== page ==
Do you ever feel like you don’t have control over your day? Instead, the days and weeks take on a life of their own and just happen? How many times have you looked up at the clock and were shocked to find your seemingly “productive” day was over and you didn’t get to everything on your list?
Well, you’re not alone. We talk regularly with frustrated attorneys who are at their wits end about the lack of control over their days. The good news is you can create your ideal work week and have it unfold the way you want vs. letting the week take control of you. Here are several time management tips to help you plan and guard one of your most precious assets.
- Do a time audit/log. For two weeks, analyze every minute of your day. Jot down EVERYTHING (checking email, reading the news, checking social media, “quick” questions, interruptions, meetings, calls, number of distracting notifications, getting work done, etc.). Look for patterns and time suck activities. Make a list of the common occurrences or areas that are notorious for hijacking your time and attention. Are there opportunities to “chunk” activities together to be more efficient?
- Identify your energy levels during the day. Give some thought to the times of the day that you typically feel the most energetic and cognitive ability is at its highest. The Harvard Business Review has a great article on The Ideal Work Schedule, as Determined by the Circadian Rhythms that describes the impact of energy levels and planning your schedule around them. If you’re a morning person, you may choose to do your more taxing activities in the morning when you have the energy and focus necessary to complete them.
- Draft your ideal week. If you could paint a picture of your “ideal” week, what would it look like? Anything is possible. For example, some firms close on Fridays, some never schedule consultations on Mondays, while some prefer to return client calls in the afternoon. Play with what works best for you. Create color-coded time-blocks for different types of activities throughout the week. This can include “prep” time (completing work, checking email, team meetings, etc.), “prime” time (meeting with clients and community outreach efforts) and “R&R” time (recharge your batteries).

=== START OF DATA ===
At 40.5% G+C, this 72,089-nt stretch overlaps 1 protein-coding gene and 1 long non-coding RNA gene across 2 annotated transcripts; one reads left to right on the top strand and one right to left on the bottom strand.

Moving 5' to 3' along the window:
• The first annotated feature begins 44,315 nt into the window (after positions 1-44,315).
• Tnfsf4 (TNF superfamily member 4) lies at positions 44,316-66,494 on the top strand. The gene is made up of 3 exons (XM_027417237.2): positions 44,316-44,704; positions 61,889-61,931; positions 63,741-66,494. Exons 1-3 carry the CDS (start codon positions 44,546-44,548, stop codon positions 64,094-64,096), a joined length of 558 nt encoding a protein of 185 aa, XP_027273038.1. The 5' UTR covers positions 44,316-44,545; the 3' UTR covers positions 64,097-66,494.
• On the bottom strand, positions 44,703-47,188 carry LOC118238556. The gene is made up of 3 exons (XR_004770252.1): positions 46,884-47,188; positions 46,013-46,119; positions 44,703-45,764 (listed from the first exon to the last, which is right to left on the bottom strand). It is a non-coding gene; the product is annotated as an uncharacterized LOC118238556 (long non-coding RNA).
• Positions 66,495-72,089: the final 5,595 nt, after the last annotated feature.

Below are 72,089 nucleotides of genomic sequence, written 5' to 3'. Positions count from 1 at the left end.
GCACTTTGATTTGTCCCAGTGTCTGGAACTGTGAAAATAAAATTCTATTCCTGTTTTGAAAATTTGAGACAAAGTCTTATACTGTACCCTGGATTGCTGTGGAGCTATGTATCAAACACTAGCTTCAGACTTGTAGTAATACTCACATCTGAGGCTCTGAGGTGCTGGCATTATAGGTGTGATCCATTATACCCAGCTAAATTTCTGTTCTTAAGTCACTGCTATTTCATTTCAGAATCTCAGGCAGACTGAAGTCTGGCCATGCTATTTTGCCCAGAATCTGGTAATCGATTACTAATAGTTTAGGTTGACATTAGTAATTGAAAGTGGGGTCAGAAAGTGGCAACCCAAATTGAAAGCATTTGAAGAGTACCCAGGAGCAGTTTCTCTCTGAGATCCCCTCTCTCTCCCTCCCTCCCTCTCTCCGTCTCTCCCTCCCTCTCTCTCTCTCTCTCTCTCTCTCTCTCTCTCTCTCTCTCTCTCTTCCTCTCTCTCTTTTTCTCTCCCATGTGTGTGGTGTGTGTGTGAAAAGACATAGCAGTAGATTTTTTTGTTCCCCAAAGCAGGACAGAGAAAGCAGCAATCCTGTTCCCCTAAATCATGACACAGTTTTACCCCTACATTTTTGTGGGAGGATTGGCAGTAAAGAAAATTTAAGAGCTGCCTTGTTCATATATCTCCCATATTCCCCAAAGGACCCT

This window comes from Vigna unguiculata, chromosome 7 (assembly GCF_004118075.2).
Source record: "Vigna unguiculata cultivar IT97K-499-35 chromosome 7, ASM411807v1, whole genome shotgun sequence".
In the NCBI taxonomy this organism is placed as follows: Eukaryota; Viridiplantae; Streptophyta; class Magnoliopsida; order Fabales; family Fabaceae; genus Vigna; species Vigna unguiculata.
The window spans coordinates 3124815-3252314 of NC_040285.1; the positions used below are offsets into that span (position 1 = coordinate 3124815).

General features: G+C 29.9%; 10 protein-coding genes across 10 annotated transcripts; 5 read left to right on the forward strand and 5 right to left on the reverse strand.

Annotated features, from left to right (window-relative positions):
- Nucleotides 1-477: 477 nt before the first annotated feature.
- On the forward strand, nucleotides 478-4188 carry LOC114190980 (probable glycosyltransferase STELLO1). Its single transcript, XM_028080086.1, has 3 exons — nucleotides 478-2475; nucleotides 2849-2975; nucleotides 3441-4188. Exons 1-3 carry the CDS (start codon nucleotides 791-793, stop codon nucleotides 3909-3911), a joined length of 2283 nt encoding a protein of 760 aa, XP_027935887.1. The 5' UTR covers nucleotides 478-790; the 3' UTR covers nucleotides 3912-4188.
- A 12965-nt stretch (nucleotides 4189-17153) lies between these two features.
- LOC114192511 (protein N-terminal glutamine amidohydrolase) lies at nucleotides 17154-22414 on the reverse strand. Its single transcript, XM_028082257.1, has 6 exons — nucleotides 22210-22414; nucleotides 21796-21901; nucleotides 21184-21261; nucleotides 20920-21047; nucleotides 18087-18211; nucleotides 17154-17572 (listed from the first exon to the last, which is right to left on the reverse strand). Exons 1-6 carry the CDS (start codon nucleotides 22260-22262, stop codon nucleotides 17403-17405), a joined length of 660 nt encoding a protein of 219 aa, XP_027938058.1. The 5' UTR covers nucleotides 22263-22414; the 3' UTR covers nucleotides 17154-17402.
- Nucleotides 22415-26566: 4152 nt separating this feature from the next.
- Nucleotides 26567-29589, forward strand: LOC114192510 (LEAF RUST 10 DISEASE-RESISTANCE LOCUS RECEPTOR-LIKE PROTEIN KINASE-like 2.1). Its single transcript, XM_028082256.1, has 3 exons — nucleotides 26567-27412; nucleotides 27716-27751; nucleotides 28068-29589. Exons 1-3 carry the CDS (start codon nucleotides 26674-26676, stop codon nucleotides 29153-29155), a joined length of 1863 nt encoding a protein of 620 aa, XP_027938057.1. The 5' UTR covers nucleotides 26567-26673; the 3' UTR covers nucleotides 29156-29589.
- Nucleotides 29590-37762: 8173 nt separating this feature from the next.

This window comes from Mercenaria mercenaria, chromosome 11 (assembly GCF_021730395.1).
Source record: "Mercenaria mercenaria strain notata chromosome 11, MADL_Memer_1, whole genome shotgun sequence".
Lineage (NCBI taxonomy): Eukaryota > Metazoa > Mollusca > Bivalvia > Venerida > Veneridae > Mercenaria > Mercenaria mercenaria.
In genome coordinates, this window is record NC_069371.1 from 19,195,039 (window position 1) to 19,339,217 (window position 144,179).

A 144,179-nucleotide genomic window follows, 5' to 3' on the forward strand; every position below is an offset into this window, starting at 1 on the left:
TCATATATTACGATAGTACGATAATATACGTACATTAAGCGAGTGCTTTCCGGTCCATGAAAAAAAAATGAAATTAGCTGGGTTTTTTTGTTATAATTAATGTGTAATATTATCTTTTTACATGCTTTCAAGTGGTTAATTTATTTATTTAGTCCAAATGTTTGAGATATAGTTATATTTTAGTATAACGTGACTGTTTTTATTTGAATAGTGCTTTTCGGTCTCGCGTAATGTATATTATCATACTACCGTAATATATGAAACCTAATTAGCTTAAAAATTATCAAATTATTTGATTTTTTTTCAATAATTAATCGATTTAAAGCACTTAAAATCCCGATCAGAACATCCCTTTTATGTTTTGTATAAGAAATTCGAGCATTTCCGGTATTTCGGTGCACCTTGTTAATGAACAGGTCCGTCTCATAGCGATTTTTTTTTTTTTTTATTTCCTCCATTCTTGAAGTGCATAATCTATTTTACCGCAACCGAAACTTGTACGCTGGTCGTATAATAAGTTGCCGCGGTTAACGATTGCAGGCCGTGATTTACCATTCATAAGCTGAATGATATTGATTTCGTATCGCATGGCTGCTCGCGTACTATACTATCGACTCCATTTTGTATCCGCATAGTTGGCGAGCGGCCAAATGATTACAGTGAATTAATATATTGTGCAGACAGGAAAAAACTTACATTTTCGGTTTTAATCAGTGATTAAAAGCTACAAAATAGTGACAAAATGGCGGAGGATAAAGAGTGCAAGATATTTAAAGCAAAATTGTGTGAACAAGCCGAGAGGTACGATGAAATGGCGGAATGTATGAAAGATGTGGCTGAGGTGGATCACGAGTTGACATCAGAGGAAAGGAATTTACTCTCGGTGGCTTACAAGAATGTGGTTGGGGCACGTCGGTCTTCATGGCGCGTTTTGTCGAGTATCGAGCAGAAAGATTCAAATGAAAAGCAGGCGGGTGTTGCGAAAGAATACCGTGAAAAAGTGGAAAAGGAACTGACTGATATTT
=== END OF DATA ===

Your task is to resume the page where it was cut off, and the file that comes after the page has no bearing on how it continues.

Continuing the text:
- Schedule time for common distractions or tasks. Remember your time audit log results? Email, notifications, client calls and quick questions are common culprits that can disrupt our “flow” and chip away at our productivity. Instead of allowing those activities to happen on other people’s terms, look at your calendar and block the time of day that works best for you.
- Set expectations on response times with clients and team Members. A critical component to making these time-blocks work, is to let everyone know when they can expect to hear back from you or how return calls will work. If your response time will be limited, you might also add an autoresponder to your email that explains how and when you will respond to email and phone calls. If their matter is urgent, provide details on how to reach out to your capable team. These can be great delegation and training opportunities!
- Schedule ample time for projects. It’s common to underestimate how much time certain tasks or projects will take. If you’re unsure how long a project will take, budget in 20% more time to your initial estimate to give yourself some buffer time.
- Pick 2 or 3 activities to accomplish each day. Since we typically cannot knock off everything on our list, it’s best to keep your list simple and manageable. If your project is large, you may feel frustrated when you’re unable to finish everything in the time allotted. Instead, break down the deliverables as much as possible with their own respective deadlines so you can make measurable progress toward it.
- Turn off notifications. Use an alarm or some sort of external alert that tells you the block of time is up, but keep all other distractions like your email, instant messenger, and phone off. If you’re worried about missing important texts or calls, direct friends and loved ones to call the office if something is urgent and is interruption worthy.
- Stay committed to your time-blocks. Most “quick” questions can wait until their designated meeting times. The key is to stay committed to those scheduled meetings. Every time you deviate and allow interruptions to happen outside of your time-blocks, you are setting the expectation that your blocked time isn’t valuable or important. It’s more of a suggestion than a system. Unhappy with your lost time? Curb the urge to say yes to those interruptions and instead ask if it can wait until your 3pm meeting.
- Find an accountability partner. Building in a daily or weekly reporting system about the status of certain goals with someone you’re accountable to can be a great motivator in sticking with your commitments. This can be a person on your team, a friend, family member or fellow professional.
By applying these tips and creating new habits, you can gain more control and know in advance how your days will play out on your terms not others’. Which tips are you most inspired to implement first?
Practice Building Coach
American Academy of Estate Planning Attorneys, Inc.
9444 Balboa Avenue, Suite 300
San Diego, California 92123
Phone: (858) 453-2128
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